New Budget Report Shows Major Cuts for MoDOT Through 2016
JEFFERSON CITY- The Missouri Budget Project released a report about the state of funding for the Missouri Department of Transportation. The report found that from 2010 to 2016, funding will decrease $1.4 billion, or 42 percent. This cut comes at the same time costs for repairing roads is increasing dramatically.
Several factors are contributing to this steep decline. The depletion of bond revenue and federal funding, inflation of costs for road materials, combined with a lack of revenue growth has left MoDOT in what one employee calls, "maintenance only mode."
Built in 1965, Missouri Budget Project Chief Economist Tom Kruckemeyer says I-70 simply isn't equipped to hold the current amount of vehicle traffic.
"I-70 was built to hold 18,000 cars a day in Missouri. Now it's holding more than 30,000. The roads are just not built for that," said Kruckemeyer.
In his report, Kruckemeyer proposes a number of possible solutions to raise revenue for MoDOT. The first would be to raise the fuel tax, which has not been raised since 1996. Currently, Missouri's fuel tax is 43rd in the country at only 17 cents a gallon. Raising that tax by even one cent would generate an additional 28 million dollars a year. But even doubling this tax would not solve the problem entirely, and the sustainability of such a tax is questionable. Fuel tax is only applicable to gallons sold, not the price, and with more fuel efficient cars going on the market every year, the tax is likely to decrease.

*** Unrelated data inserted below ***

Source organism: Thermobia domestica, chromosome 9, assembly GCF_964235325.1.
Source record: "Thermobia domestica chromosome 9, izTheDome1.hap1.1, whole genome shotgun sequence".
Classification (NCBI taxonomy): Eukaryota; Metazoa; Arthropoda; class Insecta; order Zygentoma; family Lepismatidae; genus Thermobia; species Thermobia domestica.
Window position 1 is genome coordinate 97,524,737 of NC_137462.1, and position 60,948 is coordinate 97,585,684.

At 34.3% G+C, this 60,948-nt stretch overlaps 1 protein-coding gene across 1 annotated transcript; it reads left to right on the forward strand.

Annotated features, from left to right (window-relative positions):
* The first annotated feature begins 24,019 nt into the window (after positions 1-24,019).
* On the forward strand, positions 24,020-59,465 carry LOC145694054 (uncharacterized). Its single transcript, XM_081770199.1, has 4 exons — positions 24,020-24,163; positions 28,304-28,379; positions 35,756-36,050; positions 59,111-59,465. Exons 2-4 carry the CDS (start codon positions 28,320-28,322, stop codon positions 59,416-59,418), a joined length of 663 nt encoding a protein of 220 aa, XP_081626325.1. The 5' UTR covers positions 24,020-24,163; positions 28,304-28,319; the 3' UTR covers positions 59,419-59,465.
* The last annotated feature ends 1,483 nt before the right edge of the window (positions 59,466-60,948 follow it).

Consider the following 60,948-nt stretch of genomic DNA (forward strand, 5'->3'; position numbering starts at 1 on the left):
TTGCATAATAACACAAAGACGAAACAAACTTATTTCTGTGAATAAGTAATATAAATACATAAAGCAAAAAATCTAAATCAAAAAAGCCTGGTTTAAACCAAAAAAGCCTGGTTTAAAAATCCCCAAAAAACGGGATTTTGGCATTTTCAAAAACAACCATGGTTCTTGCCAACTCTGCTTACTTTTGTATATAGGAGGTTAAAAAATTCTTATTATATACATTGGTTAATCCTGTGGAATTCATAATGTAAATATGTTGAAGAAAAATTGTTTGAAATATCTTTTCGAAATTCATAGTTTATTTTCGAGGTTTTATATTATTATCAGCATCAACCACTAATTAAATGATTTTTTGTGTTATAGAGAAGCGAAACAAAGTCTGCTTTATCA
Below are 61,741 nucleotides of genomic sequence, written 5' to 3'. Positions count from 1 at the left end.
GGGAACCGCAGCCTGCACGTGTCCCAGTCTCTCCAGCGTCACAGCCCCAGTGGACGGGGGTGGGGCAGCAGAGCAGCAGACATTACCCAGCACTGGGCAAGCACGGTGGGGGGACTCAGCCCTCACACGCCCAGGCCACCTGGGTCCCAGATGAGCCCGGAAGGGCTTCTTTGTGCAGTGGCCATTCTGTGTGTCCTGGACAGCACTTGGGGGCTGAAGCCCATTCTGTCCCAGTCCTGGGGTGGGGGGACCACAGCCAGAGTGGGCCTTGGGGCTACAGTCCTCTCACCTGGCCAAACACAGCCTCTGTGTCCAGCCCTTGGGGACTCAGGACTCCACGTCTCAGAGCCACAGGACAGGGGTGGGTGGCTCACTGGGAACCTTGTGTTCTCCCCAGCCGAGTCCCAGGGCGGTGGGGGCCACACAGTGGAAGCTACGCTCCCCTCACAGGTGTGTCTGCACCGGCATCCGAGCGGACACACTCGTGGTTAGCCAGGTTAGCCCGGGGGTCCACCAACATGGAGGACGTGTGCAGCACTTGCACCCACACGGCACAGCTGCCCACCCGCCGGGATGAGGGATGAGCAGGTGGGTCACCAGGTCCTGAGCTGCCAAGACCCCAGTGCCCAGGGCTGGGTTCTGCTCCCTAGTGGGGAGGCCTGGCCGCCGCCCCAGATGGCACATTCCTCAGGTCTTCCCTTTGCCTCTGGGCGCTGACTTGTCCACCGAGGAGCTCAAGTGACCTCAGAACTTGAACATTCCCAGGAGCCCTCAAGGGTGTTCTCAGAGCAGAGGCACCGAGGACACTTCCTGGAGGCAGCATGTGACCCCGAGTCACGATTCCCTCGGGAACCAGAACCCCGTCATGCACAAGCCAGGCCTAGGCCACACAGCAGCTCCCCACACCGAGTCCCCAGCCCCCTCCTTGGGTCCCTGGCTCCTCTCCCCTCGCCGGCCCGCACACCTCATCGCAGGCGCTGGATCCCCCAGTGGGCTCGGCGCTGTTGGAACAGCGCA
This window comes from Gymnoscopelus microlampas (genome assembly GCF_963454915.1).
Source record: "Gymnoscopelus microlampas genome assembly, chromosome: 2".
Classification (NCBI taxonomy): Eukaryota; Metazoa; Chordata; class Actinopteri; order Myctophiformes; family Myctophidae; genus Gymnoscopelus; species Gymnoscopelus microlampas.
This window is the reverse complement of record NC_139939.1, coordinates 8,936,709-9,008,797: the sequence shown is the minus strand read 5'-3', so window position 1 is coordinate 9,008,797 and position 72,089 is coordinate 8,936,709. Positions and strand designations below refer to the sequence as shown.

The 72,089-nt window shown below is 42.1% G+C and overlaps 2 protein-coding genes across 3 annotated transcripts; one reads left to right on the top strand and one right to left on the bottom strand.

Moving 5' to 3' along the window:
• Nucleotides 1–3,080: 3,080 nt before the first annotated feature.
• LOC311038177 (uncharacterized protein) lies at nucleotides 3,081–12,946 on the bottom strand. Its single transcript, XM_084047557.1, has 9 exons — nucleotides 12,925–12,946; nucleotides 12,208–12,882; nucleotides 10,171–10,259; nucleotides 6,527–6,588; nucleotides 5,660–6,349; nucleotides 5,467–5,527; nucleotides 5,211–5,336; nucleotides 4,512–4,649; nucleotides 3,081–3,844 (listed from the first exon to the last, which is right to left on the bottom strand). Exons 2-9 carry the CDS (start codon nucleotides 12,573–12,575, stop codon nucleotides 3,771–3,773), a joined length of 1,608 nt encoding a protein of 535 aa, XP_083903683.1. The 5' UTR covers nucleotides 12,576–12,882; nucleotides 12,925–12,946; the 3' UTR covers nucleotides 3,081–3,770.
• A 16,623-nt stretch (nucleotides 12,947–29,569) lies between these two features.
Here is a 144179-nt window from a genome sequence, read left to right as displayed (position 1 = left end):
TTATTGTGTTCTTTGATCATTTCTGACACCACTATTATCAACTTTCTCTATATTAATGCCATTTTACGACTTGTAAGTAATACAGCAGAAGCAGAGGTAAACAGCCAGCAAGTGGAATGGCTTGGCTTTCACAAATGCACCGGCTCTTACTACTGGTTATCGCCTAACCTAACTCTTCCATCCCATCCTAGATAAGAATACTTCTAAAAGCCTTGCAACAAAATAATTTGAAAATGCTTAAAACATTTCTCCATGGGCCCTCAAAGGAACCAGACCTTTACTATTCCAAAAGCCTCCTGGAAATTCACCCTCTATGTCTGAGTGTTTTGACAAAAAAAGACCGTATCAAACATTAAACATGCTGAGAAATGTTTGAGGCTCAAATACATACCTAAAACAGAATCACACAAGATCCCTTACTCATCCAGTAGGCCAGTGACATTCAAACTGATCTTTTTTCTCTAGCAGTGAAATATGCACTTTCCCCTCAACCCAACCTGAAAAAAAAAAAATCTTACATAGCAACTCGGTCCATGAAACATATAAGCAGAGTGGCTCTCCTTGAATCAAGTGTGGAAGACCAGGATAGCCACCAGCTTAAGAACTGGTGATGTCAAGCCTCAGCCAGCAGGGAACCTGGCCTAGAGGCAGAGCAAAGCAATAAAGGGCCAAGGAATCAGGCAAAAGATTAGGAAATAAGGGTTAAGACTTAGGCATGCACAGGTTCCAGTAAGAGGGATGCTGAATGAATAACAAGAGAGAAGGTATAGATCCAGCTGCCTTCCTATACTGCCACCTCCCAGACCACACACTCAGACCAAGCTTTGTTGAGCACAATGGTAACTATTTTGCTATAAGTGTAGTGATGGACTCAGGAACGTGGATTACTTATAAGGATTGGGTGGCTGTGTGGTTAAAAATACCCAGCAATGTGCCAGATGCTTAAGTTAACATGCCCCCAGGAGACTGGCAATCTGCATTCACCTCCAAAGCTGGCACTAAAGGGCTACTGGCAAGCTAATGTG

A second solution would be to increase fees for vehicle registration and drivers licenses. These fees have not been addressed since 1984, and increasing them could raise an extra $275 million in revenue for MoDOT.
The most controversial proposal so far is creating a toll road on 200 miles of I-70. Kruckemeyer says this toll road would actually pay for itself.
"With the ten to 15 cent per-mile charge, the toll would generate the funds to cover the cost of building it, and pay to rebuild certain parts of I-70."
But not everyone agrees with this proposal. Truck driver Perry Murphy says that the extra cost of driving on I-70 would eventually fall on the consumer.
"If we're paying more, we're charging more to bring these goods across the country, and eventually the consumers will be paying more," said Murphy.
Murphy isn't sure how MoDOT should raise the money to repair I-70, but he said he knows exactly what the highway needs.
"Three lanes, I-70 needs to have three lanes. They have that in Ohio, and it actually makes driving a better experience," said Murphy.
The proposal to make I-70 a toll road was proposed in the legislature this year but quickly died.
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